“In the end, I was very disappointed,” Kosak told CNBC. “Because I thought, by the time I joined that meeting [with Shotwell], they will know. “

CrowleyFarenga added that it was “absurd” that SpaceX management was recently “heard on about sexual harassment at the company.” She says she’s in a women’s network with a mentor who will speak to Shotwell, and discuss how a male SpaceX supervisor treated CrowleyFarenga when she was a real Novice.

“Gwynne [Shotwell] CrowleyFarenga said.

In his essay, Kosak added that “the last thing I heard, new SpaceX interns would get training on how to better report their harassment,” but emphasized that harassers Her allegation “remains unsolved.”

Her carbon neutral plan

Kosak said she “created a plan to bring SpaceX to full carbon neutrality by 2030,” in part because she sees the company’s culture as contrasting with its mission to transform humanity into a multiplanet species. pure.

“It includes a framework for a diverse and functional society that will learn from our colonial past and incorporate indigenous expertise,” Kosak wrote in the essay.

Kosak alleges that some of SpaceX’s buildings “run on gas generators,” saying that “funding is not dedicated to reducing carbon emissions.”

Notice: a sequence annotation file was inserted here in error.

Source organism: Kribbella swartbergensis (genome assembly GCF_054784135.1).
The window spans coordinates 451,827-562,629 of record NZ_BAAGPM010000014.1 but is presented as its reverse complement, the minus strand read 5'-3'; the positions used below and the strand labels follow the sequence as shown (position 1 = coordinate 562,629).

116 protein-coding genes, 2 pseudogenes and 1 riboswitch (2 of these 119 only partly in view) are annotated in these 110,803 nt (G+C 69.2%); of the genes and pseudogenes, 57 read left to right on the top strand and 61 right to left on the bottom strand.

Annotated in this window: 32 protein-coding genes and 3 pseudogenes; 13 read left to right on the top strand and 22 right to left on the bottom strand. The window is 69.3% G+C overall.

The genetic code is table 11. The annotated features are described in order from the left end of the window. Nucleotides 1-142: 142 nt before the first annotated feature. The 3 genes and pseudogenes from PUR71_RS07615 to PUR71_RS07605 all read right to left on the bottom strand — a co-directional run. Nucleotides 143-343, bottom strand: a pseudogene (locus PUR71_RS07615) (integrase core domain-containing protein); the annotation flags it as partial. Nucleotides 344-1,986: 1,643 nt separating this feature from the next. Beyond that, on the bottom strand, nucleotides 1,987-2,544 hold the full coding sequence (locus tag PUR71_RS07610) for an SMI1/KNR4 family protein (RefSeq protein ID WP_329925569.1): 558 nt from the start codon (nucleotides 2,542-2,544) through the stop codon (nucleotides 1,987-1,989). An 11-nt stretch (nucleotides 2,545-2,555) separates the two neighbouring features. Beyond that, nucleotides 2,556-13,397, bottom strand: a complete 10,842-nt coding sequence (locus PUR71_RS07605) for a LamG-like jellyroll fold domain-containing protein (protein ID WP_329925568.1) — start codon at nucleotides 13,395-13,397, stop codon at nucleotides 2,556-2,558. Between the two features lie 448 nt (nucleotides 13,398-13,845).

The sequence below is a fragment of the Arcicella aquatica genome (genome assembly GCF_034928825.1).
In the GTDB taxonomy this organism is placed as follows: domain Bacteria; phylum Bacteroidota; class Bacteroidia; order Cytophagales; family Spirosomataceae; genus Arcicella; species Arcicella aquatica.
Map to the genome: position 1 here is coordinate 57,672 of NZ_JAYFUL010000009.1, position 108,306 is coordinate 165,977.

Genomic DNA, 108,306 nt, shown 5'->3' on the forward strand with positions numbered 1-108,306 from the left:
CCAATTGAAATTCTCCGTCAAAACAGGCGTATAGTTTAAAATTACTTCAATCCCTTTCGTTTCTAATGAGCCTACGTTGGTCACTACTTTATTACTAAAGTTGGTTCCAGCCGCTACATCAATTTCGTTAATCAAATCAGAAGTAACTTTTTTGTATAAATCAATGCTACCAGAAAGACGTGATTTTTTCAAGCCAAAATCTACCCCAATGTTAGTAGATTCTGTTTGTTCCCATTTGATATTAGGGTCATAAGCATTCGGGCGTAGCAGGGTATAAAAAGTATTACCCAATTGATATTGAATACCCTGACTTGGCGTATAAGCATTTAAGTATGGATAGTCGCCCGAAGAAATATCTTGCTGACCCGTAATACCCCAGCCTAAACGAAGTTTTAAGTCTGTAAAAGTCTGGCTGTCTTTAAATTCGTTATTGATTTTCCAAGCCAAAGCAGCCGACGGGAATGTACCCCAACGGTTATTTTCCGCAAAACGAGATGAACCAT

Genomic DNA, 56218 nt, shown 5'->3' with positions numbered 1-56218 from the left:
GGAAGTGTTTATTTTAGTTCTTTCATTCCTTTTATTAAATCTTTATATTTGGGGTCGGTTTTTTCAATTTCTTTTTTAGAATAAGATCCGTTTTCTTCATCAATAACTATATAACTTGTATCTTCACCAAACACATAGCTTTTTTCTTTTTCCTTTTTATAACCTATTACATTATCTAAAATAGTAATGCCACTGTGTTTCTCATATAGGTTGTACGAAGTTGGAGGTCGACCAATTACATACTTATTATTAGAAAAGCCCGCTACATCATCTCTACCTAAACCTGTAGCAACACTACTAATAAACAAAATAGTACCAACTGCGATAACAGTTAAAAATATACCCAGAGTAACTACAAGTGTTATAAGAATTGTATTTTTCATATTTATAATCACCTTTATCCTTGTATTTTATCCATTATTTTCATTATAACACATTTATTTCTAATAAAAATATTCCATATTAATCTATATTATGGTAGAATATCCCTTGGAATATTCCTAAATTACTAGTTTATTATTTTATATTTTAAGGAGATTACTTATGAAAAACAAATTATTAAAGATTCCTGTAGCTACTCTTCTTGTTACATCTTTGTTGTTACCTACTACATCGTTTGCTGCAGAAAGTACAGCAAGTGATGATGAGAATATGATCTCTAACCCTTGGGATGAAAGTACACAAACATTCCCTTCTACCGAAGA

“Despite having solar panels on campus, any attempt to make new buildings and infrastructure sustainable (LEED) is disenfranchised,” said Kosak. factory as quickly as possible,” said Kosak.

Kosak wrote that she gave her plan directly to Musk but said he “refuted it with an email that read: ‘We have wind and solar power.” develop it. Before leaving, in November, she left “a final message for my team to continue working towards a sustainable climate solution,” says Kosak.

Musk, in a tweet hours before Kosak’s essay was published Tuesday, announced a corporate climate project.

“SpaceX is starting a program to take CO2 out of the atmosphere and turn it into rocket fuel,” Musk said. Ex-SpaceX engineer’s essay accuses culture of being ‘rife with sexism’

Emma James